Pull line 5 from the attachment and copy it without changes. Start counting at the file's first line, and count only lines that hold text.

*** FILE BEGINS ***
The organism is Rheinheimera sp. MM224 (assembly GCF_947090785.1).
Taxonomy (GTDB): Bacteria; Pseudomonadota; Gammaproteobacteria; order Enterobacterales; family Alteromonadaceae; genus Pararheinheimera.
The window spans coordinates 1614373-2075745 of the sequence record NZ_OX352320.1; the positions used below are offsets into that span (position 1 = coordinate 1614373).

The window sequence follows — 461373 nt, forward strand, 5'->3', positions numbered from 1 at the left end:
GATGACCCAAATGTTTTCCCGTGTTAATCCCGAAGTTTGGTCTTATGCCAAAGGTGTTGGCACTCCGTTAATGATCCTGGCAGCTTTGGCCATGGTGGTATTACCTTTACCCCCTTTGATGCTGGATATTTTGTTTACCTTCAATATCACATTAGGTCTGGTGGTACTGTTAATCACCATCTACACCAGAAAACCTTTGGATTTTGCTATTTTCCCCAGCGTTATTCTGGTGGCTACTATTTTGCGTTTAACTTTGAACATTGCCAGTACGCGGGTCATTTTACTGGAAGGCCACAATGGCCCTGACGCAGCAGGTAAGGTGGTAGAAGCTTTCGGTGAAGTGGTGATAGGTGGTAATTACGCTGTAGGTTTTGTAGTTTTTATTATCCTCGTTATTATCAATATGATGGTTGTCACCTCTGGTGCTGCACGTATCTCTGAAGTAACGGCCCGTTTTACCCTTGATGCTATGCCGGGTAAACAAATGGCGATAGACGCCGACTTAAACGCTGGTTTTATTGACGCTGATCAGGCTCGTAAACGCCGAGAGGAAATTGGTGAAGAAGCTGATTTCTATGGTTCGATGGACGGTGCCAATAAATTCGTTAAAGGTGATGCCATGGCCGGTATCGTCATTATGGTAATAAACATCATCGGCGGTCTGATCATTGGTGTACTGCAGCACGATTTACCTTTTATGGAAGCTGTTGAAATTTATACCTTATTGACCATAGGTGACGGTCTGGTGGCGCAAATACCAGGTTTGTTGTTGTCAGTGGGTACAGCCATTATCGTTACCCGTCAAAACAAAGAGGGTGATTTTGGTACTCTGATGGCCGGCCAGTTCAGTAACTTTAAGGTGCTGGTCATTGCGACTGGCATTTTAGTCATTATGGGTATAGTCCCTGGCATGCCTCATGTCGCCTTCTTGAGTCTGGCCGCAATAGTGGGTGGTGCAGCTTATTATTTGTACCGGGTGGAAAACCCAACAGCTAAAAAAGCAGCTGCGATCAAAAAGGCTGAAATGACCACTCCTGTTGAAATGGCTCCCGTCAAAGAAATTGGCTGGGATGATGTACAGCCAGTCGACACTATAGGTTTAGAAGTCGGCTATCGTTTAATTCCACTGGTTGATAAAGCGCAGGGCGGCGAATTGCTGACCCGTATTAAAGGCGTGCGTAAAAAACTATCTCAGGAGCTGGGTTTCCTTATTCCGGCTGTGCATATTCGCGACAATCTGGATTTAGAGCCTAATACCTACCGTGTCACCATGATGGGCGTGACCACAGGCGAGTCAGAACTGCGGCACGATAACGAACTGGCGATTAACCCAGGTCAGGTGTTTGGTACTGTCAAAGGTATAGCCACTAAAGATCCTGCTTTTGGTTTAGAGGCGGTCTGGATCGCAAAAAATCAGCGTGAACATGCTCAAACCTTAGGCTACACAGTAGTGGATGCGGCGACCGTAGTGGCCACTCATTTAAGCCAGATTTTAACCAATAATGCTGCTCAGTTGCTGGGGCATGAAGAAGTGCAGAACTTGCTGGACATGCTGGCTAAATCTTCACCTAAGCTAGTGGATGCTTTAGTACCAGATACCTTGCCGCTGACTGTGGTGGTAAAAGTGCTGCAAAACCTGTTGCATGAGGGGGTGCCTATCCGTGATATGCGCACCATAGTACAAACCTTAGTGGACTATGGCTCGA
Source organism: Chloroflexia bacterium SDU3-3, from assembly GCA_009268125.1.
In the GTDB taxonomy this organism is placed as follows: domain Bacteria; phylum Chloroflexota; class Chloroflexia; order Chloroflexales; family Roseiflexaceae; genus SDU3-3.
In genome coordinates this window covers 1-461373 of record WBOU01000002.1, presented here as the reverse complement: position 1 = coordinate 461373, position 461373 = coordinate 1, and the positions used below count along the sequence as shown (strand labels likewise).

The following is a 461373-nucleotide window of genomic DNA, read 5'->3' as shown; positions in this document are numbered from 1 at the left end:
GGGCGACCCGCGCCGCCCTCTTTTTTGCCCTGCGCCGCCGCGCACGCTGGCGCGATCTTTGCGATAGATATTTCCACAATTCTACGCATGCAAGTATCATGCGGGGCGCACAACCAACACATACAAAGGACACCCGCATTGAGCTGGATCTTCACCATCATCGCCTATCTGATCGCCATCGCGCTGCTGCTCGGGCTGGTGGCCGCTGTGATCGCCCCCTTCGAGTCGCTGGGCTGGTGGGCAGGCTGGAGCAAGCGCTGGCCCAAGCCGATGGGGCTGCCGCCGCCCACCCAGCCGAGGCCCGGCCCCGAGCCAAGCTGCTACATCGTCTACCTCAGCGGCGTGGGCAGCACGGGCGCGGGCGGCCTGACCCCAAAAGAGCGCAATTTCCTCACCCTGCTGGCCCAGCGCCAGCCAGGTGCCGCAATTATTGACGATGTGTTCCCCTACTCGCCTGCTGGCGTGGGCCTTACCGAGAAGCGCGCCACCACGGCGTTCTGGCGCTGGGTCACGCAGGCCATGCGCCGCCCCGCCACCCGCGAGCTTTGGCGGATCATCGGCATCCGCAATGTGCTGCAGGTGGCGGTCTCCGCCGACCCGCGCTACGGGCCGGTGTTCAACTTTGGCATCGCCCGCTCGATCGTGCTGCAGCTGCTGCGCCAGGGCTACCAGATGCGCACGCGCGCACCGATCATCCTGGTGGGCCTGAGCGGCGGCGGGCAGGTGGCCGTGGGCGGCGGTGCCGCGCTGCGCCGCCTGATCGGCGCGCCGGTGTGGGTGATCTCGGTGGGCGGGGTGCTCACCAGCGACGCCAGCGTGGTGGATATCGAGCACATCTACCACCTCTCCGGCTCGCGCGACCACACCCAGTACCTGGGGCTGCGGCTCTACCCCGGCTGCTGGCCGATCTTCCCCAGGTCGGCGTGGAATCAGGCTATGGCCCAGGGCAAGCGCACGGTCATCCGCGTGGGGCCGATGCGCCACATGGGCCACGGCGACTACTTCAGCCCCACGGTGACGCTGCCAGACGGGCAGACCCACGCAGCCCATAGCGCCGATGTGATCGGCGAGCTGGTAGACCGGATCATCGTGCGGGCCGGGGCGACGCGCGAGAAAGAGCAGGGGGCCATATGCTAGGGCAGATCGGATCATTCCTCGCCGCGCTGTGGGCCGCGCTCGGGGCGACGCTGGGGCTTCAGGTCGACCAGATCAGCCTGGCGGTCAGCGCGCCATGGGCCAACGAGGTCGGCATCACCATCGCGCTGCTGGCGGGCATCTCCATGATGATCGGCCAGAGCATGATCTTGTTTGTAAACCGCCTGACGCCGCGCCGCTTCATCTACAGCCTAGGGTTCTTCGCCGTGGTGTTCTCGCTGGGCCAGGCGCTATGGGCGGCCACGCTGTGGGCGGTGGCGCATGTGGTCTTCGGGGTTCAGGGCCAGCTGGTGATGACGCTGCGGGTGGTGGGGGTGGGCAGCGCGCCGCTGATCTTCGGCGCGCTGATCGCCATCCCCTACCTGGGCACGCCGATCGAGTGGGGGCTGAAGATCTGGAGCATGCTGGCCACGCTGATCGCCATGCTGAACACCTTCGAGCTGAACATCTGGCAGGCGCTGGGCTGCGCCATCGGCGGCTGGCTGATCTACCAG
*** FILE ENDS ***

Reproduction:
GATGACCCAAATGTTTTCCCGTGTTAATCCCGAAGTTTGGTCTTATGCCAAAGGTGTTGGCACTCCGTTAATGATCCTGGCAGCTTTGGCCATGGTGGTATTACCTTTACCCCCTTTGATGCTGGATATTTTGTTTACCTTCAATATCACATTAGGTCTGGTGGTACTGTTAATCACCATCTACACCAGAAAACCTTTGGATTTTGCTATTTTCCCCAGCGTTATTCTGGTGGCTACTATTTTGCGTTTAACTTTGAACATTGCCAGTACGCGGGTCATTTTACTGGAAGGCCACAATGGCCCTGACGCAGCAGGTAAGGTGGTAGAAGCTTTCGGTGAAGTGGTGATAGGTGGTAATTACGCTGTAGGTTTTGTAGTTTTTATTATCCTCGTTATTATCAATATGATGGTTGTCACCTCTGGTGCTGCACGTATCTCTGAAGTAACGGCCCGTTTTACCCTTGATGCTATGCCGGGTAAACAAATGGCGATAGACGCCGACTTAAACGCTGGTTTTATTGACGCTGATCAGGCTCGTAAACGCCGAGAGGAAATTGGTGAAGAAGCTGATTTCTATGGTTCGATGGACGGTGCCAATAAATTCGTTAAAGGTGATGCCATGGCCGGTATCGTCATTATGGTAATAAACATCATCGGCGGTCTGATCATTGGTGTACTGCAGCACGATTTACCTTTTATGGAAGCTGTTGAAATTTATACCTTATTGACCATAGGTGACGGTCTGGTGGCGCAAATACCAGGTTTGTTGTTGTCAGTGGGTACAGCCATTATCGTTACCCGTCAAAACAAAGAGGGTGATTTTGGTACTCTGATGGCCGGCCAGTTCAGTAACTTTAAGGTGCTGGTCATTGCGACTGGCATTTTAGTCATTATGGGTATAGTCCCTGGCATGCCTCATGTCGCCTTCTTGAGTCTGGCCGCAATAGTGGGTGGTGCAGCTTATTATTTGTACCGGGTGGAAAACCCAACAGCTAAAAAAGCAGCTGCGATCAAAAAGGCTGAAATGACCACTCCTGTTGAAATGGCTCCCGTCAAAGAAATTGGCTGGGATGATGTACAGCCAGTCGACACTATAGGTTTAGAAGTCGGCTATCGTTTAATTCCACTGGTTGATAAAGCGCAGGGCGGCGAATTGCTGACCCGTATTAAAGGCGTGCGTAAAAAACTATCTCAGGAGCTGGGTTTCCTTATTCCGGCTGTGCATATTCGCGACAATCTGGATTTAGAGCCTAATACCTACCGTGTCACCATGATGGGCGTGACCACAGGCGAGTCAGAACTGCGGCACGATAACGAACTGGCGATTAACCCAGGTCAGGTGTTTGGTACTGTCAAAGGTATAGCCACTAAAGATCCTGCTTTTGGTTTAGAGGCGGTCTGGATCGCAAAAAATCAGCGTGAACATGCTCAAACCTTAGGCTACACAGTAGTGGATGCGGCGACCGTAGTGGCCACTCATTTAAGCCAGATTTTAACCAATAATGCTGCTCAGTTGCTGGGGCATGAAGAAGTGCAGAACTTGCTGGACATGCTGGCTAAATCTTCACCTAAGCTAGTGGATGCTTTAGTACCAGATACCTTGCCGCTGACTGTGGTGGTAAAAGTGCTGCAAAACCTGTTGCATGAGGGGGTGCCTATCCGTGATATGCGCACCATAGTACAAACCTTAGTGGACTATGGCTCGA